(Update: On Tuesday, June 28, Joy Hofmeister won the Democratic gubernatorial primary.)
Oklahoma’s Democratic voters face a stark choice in their upcoming gubernatorial primary as they decide whether to cast a ballot for State Superintendent of Public Education Joy Hofmeister, a newly minted Democrat who bills herself as “aggressively moderate,” or former Sen. Connie Johnson, a longtime party member with a history of championing progressive causes.
Johnson was among the first Oklahomans to declare a candidacy in any 2022 race, registering with the Ethics Commission in May 2021. After months of rumors, Hofmeister joined the race in October, changing her voter registration from Republican to Democrat just before the statutory deadline.
Johnson questioned the authenticity of Hofmeister’s last-minute party change.
“In my opinion, a person who will flip one way will flop back the other, and I don’t trust a person who does that just for personal gain,” Johnson said.
Hofmeister, however, said she is “working hard” to earn Democrats’ votes and is confident that her path to the governor’s mansion offers Oklahomans an alternative to incumbent Gov. Kevin Stitt, whom she said has “hijacked the Republican Party.”
“Let’s put it this way: I’m independent in holding both parties accountable,” she said. “But I also am a fighter, and I can’t help but stand up and fight for the future of our children, of all of those who are in communities across this state who are counting on a leader who will work to bring people together to get things done.”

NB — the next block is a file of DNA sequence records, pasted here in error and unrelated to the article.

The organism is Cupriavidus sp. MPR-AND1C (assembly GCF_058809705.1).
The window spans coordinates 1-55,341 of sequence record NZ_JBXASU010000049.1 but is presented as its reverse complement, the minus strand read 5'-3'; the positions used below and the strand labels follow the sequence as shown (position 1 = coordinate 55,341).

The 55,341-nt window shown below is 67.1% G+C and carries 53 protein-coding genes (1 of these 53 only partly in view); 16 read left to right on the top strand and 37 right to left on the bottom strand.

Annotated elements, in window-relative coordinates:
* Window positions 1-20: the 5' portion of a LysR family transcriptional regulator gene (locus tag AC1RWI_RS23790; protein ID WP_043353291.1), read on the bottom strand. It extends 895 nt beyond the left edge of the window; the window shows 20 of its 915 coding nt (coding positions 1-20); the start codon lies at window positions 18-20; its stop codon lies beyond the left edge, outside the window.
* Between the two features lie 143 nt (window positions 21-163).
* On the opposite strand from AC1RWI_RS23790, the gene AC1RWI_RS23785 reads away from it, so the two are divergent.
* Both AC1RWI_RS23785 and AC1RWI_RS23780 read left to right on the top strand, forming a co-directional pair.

In interviews with NonDoc, Johnson and Hofmeister discussed their political track records, their top policy priorities and the first actions they would take if elected governor.
The winner of the Democratic primary will face the GOP nominee, independent former Sen. Ervin Yen and Libertarian candidate Natalie Bruno in the November general election.
Paths to the gubernatorial race
Hofmeister became state superintendent of public education in 2014, ousting the incumbent, Janet Barresi, in the Republican primary. Before that, Hofmeister worked as a public school teacher and spent 15 years running Kumon centers in Tulsa. She served on the State Board of Education from 2012 to 2013 as an appointee of Gov. Mary Fallin.
In 2016, Hofmeister faced criminal charges related to alleged campaign finance violations, but the charges were dropped several months later. Communications among people involved in her campaign revealed allegedly improper coordination with the creation of and funding of an independent expenditure committee that ran advertisements against Barresi.
Hofmeister’s background in education is a central theme of her gubernatorial campaign, and she often talks about her own difficulties as a student.
“I was that kid who struggled with dyslexia. It runs in my family. I get what it’s like to struggle to read and to overcome that and how that impacts your life,” she said. “I was the first in my family to go to college, and I dropped out of college. (…) There are struggles that regular, ordinary Oklahomans face, and we need a governor who has lived that and overcome challenges and is a fighter that can bring people together for real, meaningful progress for Oklahoma families.”